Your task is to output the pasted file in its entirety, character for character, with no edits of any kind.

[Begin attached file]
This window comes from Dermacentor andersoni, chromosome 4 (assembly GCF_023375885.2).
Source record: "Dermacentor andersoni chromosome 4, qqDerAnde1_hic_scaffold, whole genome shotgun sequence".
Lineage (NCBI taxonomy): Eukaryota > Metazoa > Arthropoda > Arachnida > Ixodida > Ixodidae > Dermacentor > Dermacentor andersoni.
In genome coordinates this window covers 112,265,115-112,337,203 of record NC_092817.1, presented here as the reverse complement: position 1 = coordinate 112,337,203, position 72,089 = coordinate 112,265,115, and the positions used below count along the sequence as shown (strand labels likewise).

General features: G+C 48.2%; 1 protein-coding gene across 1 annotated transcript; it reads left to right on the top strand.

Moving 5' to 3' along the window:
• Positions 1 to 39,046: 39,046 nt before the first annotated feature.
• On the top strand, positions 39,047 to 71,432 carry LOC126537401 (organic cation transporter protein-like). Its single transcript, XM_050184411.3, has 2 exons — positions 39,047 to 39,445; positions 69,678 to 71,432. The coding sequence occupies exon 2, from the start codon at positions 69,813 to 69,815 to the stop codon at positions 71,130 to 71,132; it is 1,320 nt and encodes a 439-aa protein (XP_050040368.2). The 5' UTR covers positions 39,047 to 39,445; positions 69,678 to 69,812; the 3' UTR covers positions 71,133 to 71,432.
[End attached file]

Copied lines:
This window comes from Dermacentor andersoni, chromosome 4 (assembly GCF_023375885.2).
Source record: "Dermacentor andersoni chromosome 4, qqDerAnde1_hic_scaffold, whole genome shotgun sequence".
Lineage (NCBI taxonomy): Eukaryota > Metazoa > Arthropoda > Arachnida > Ixodida > Ixodidae > Dermacentor > Dermacentor andersoni.
In genome coordinates this window covers 112,265,115-112,337,203 of record NC_092817.1, presented here as the reverse complement: position 1 = coordinate 112,337,203, position 72,089 = coordinate 112,265,115, and the positions used below count along the sequence as shown (strand labels likewise).

General features: G+C 48.2%; 1 protein-coding gene across 1 annotated transcript; it reads left to right on the top strand.

Moving 5' to 3' along the window:
• Positions 1 to 39,046: 39,046 nt before the first annotated feature.
• On the top strand, positions 39,047 to 71,432 carry LOC126537401 (organic cation transporter protein-like). Its single transcript, XM_050184411.3, has 2 exons — positions 39,047 to 39,445; positions 69,678 to 71,432. The coding sequence occupies exon 2, from the start codon at positions 69,813 to 69,815 to the stop codon at positions 71,130 to 71,132; it is 1,320 nt and encodes a 439-aa protein (XP_050040368.2). The 5' UTR covers positions 39,047 to 39,445; positions 69,678 to 69,812; the 3' UTR covers positions 71,133 to 71,432.